“With today’s resolution, the Philadelphia City Council has asserted what should have been obvious to Governor Corbett and the state legislature: municipalities have a constitutional right to regulate activities within their bounds, especially when it comes to inherently dangerous practices such as hydraulic fracturing,” said Sam Bernhardt, an organizer with Food & Water Watch, a consumer rights group. “It should also be obvious to the governor that the people of Pennsylvania have a right to clean air and clean water, rights that fracking doesn’t allow for.”

“City Council’s vote to oppose Act 13 sends a clear message that Philadelphia defends a Pennsylvania municipality’s right to make decisions that protect residents’ public health and quality of life. City Council recognizes how imperative it is for local governments to have the power to decide where, or even if, the shale gas industry can operate equipment that emits air pollution in people’s backyards and that accelerates climate change,” said Matt Walker, community outreach coordinator with Clean Air Council.

Complete text of the Resolution is available from City Council or by clicking here.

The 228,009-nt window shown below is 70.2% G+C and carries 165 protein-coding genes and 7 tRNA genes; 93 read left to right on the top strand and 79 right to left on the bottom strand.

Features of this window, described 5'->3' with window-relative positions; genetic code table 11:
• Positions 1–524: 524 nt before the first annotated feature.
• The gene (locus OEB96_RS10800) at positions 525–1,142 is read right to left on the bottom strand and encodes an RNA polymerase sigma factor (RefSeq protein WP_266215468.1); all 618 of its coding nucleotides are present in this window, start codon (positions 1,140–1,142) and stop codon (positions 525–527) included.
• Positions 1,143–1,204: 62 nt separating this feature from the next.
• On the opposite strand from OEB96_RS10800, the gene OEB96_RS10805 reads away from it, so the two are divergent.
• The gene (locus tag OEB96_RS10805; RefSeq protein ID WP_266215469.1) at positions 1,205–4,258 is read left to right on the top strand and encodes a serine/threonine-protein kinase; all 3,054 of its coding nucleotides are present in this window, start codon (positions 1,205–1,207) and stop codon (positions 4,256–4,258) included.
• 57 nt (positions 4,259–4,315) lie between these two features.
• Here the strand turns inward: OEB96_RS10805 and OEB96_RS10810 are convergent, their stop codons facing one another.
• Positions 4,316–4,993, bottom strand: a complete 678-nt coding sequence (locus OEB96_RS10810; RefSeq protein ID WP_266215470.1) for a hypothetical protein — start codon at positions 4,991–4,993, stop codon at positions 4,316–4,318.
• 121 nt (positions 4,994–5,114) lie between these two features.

Visit EcoWatch’s FRACKING page for more related news on this topic.

 

One of the beavers released into England's Somerset county this January, which has now helped build the area's first dam in more than 400 years. Ben Birchall / PA Images via Getty Images

England's Somerset county can now boast its first beaver dam in more than 400 years.

Read More Show Less

EcoWatch Daily Newsletter

Australia's dingo fences, built to protect livestock from wild dogs, stretch for thousands of miles. Marian Deschain / Wikimedia

By Alex McInturff, Christine Wilkinson and Wenjing Xu

What is the most common form of human infrastructure in the world? It may well be the fence. Recent estimates suggest that the total length of all fencing around the globe is 10 times greater than the total length of roads. If our planet's fences were stretched end to end, they would likely bridge the distance from Earth to the Sun multiple times.

Read More Show Less

Trending

Hopi blue corn is being affected by climate change. Abrahami / Wikimedia Commons / CC by 3.0

Climate change is making ancient Hopi farming nearly impossible, threatening not just the Tribe's staple food source, but a pillar of its culture and religion, the Arizona Republic reports.

Read More Show Less
Pollution on the Ganges River. Kaushik Ghosh / Moment Open / Getty Images

The most polluted river in the world continues to be exploited through fishing practices that threaten endangered wildlife, new research shows.

Read More Show Less
Oil spills, such as the one in Mauritius in August 2020, could soon be among the ecological crimes considered ecocide. - / AFP / Getty Images

By Kenny Stancil

An expert panel of top international and environmental lawyers have begun working this month on a legal definition of "ecocide" with the goal of making mass ecological damage an enforceable international crime on par with war crimes, crimes against humanity, and genocide.

Read More Show Less